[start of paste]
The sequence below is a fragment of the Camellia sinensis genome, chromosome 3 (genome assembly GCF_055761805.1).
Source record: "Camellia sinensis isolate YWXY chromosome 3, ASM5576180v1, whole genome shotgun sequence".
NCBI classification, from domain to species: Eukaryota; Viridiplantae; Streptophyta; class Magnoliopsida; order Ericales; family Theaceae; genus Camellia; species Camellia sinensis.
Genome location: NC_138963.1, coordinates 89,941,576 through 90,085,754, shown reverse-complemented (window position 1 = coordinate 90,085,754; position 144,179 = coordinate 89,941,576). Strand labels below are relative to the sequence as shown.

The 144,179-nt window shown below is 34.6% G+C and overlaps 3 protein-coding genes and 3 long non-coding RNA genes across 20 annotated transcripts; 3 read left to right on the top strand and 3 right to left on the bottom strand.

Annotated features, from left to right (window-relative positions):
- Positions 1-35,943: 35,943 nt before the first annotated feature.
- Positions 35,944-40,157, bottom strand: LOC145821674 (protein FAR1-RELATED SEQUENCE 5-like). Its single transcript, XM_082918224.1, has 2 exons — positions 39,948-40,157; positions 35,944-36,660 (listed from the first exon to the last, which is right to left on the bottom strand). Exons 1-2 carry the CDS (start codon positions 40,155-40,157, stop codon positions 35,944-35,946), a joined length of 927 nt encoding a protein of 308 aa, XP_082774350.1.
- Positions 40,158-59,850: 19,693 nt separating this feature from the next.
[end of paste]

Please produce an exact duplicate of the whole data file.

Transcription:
The sequence below is a fragment of the Camellia sinensis genome, chromosome 3 (genome assembly GCF_055761805.1).
Source record: "Camellia sinensis isolate YWXY chromosome 3, ASM5576180v1, whole genome shotgun sequence".
NCBI classification, from domain to species: Eukaryota; Viridiplantae; Streptophyta; class Magnoliopsida; order Ericales; family Theaceae; genus Camellia; species Camellia sinensis.
Genome location: NC_138963.1, coordinates 89,941,576 through 90,085,754, shown reverse-complemented (window position 1 = coordinate 90,085,754; position 144,179 = coordinate 89,941,576). Strand labels below are relative to the sequence as shown.

The 144,179-nt window shown below is 34.6% G+C and overlaps 3 protein-coding genes and 3 long non-coding RNA genes across 20 annotated transcripts; 3 read left to right on the top strand and 3 right to left on the bottom strand.

Annotated features, from left to right (window-relative positions):
- Positions 1-35,943: 35,943 nt before the first annotated feature.
- Positions 35,944-40,157, bottom strand: LOC145821674 (protein FAR1-RELATED SEQUENCE 5-like). Its single transcript, XM_082918224.1, has 2 exons — positions 39,948-40,157; positions 35,944-36,660 (listed from the first exon to the last, which is right to left on the bottom strand). Exons 1-2 carry the CDS (start codon positions 40,155-40,157, stop codon positions 35,944-35,946), a joined length of 927 nt encoding a protein of 308 aa, XP_082774350.1.
- Positions 40,158-59,850: 19,693 nt separating this feature from the next.